- Finding available and compatible partners is challenging.
- Being in the right place at the right time opens opportunities.
- There are pros and cons to each option.
As is common, I started my backpacking career by joining an adventure group where more experienced folks would host outings. It’s a great way to meet people, learn about trails and gear. These trips created some great memories with lots of laughter and fun. Naturally, subgroups were formed based on compatibility and personality. I’ve also taken advantage of permit opportunities by joining up with a group when invited.
- Introduction to trails and gear
- Mentorship by the more experienced
- Safety in numbers
- Shared gear and knowledge
- Assistance available
- Unlimited conversation
- Group think and decisions can be sluggish
- Conflict is common between the slowest and fastest hikers, the bossy and the timid, etc.
- Sticking to a planned itinerary is more important
- Campsite choice is more limited
- Breaks and chores seem to be more lengthy
- Less likelihood to see wildlife and to experience silence
My worst experience was with a guy who did a great job planning and communicating our group trip. We met several times in advance to talk about the itinerary, gear and logistics. However, on our first day as we carpooled to our destination, the plan was already falling apart. The next day, was even worse as the planned miles became a march for more and more which was a problem for at least one participant. This person was shy and wasn’t able to say this isn’t working instead she trudged on getting hurt and being miserable as a result. Another member was really upset as he’d scheduled time off work and now the leader was pushing to end the trip early. All in all it was poor communication and revised itineraries that weren’t in the best interest of the group.
If you are dependent on group outings, you may find yourself limited on number of trips per year. Are you available when those trips are scheduled? Do you want to go where they are going? Finding one, two or three friends or adventure buddies might be easier.
Is two the right number? If you have a compatible partner, it might be perfect. It takes time to find that partner and they might not be the perfect one in all situations. It’s rare that compromises aren’t needed.
How about three or more? Sometimes having a third member of the team helps with decision making and provides additional conversation and perspectives. Much like groups, the more there are is not necessarily merrier. I consider more to mean more complicated.
A few years ago I wrote a blog post about this very issue (Partnership Commitments, Compatibilities & Compromises). You might find it a useful tool although I’ve learned some people don’t necessarily have enough self-awareness or experience to answer the questions honestly. Perception vs reality may be quite different, or might be biased in favor of an opportunity no matter what.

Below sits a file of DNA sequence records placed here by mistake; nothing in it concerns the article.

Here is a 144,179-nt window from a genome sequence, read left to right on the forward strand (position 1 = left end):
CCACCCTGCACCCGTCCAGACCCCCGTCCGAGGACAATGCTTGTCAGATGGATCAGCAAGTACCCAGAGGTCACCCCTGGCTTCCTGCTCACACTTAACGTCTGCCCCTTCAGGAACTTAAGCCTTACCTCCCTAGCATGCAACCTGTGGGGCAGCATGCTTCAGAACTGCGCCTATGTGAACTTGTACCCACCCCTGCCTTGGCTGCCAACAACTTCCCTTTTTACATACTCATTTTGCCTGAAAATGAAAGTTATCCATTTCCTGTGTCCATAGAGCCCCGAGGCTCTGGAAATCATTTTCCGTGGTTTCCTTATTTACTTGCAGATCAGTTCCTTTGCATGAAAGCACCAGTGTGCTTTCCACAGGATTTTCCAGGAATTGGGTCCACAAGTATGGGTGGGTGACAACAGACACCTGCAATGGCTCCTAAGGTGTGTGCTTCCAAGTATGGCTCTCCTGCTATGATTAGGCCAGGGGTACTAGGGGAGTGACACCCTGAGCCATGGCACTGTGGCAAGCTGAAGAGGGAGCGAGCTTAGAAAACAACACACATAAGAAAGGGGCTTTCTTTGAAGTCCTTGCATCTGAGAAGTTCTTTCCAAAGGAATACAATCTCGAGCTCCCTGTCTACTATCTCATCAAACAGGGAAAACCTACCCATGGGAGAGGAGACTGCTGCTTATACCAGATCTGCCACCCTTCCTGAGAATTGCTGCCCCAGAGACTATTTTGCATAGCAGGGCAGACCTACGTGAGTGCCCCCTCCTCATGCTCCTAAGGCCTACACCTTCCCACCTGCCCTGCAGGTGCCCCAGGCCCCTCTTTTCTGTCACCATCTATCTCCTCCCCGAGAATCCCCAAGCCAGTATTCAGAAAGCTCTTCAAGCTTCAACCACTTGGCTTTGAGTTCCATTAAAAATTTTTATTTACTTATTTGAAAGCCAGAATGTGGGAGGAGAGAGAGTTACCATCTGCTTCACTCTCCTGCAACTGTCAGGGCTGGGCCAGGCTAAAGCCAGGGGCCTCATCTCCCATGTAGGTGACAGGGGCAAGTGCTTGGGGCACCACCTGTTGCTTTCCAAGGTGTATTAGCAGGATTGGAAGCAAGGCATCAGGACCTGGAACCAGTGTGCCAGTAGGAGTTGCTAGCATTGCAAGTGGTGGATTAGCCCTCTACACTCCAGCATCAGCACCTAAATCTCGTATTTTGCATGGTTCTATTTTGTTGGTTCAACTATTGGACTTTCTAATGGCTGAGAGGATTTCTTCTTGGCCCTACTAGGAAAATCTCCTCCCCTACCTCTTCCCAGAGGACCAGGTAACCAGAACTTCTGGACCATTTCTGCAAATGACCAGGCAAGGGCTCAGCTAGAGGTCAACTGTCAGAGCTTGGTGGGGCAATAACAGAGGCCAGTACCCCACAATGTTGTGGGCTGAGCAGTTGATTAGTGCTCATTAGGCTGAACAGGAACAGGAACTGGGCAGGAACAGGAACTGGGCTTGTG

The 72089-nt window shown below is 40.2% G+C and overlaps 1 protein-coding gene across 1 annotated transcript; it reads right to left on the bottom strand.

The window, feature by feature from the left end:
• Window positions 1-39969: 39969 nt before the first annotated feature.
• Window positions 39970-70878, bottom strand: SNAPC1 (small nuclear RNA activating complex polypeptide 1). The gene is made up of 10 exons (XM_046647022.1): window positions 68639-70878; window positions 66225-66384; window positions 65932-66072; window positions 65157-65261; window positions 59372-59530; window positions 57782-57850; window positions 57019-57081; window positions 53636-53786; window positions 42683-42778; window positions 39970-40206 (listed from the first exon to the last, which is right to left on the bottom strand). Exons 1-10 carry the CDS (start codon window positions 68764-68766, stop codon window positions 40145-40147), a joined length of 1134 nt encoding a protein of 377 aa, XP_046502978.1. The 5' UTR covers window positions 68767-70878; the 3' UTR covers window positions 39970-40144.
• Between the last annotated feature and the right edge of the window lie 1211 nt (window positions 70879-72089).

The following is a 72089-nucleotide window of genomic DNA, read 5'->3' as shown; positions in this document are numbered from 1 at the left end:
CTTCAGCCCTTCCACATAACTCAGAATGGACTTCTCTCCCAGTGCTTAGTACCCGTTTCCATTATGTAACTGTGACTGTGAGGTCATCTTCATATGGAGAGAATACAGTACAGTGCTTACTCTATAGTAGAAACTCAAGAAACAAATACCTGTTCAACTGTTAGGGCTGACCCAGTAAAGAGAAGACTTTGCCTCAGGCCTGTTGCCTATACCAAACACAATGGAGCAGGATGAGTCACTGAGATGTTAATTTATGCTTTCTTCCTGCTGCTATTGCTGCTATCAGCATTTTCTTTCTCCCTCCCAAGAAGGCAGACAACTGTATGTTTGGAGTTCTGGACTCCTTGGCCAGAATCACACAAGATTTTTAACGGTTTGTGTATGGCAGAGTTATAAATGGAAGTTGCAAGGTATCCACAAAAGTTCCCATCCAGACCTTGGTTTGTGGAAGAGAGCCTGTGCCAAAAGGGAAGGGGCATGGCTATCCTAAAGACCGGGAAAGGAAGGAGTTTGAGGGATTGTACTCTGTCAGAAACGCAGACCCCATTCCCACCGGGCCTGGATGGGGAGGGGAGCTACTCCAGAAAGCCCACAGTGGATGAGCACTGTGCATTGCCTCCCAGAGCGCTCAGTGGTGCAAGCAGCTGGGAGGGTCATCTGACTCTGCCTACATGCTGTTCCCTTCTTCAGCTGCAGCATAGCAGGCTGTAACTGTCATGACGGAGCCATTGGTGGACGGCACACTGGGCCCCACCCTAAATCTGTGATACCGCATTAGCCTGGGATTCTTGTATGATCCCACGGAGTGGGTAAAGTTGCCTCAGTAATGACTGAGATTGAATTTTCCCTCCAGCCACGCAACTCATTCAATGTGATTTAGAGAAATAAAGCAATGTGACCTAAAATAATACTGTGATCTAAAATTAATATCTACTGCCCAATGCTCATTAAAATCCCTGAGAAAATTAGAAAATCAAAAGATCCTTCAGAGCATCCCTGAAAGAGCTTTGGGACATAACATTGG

Some of my best memories are with companions. If you’ve followed me on my jaunts, you know that my Team J&J (Jan and Joan) adventures have been epic. I couldn’t ask for a better partner. Joan has supported me and I her. We bring to our team unique skills and perspectives, where one may be weaker the other stronger. We’ve tested our friendship and compatibility by working together to overcome challenges. I’ve shared more miles with Joan than any other companion and look forward to many more J&J jaunts.
This is the ultimate freedom. Pick your time, date, location. It’s easier to get permits and to find campsites. All decisions are yours and yours alone. But there are some negatives:
- Fun – Having the right partner or group can make the adventure more fun. I love being silly, laughing and giggling, singing and dancing. Those elements are missing when I’m solo.
- Sharing – I enjoy sharing moments and miss not being able to do that in the moment. Sure I can take photos and share on my blog later but it’s not the same as witnessing something special together.
- Decision Making – I might be more conservative when solo, or at least more cautious. The consequences for a mistake are bigger.
- Assistance – Having a friend who can help with obstacles is a huge advantage. I have to work harder getting over and around things solo. I also might turn around if it’s something I worry about not being able to get back up or down. If I were to get hurt, it’s up to me to figure out how to get out or get help.
- Equipment Failures – You need to be fully self supported and know how to make the best of a situation when you don’t have a friend with items to share if yours breaks such as water filter, stove or electronics.
When hiking solo, I’m more in the moment. I don’t have any distractions. I stop when I want to stop. I can take tons of photos, or sit by a stream or lake. I can go swimming or spend a day reading. I might want to hike off trail to the top of a ridge. I’m a slow hiker so it’s nice not feeling the pressure to go faster or keep up. But I cherish my partner and group times. Those are some of my best memories. I like mixing it up. I’m grateful for those who are willing to compromise on my behalf so we can hike together.
- More from the series, “A Decade of Lessons Learned”
- Partnership Commitments, Compatibilities & Compromises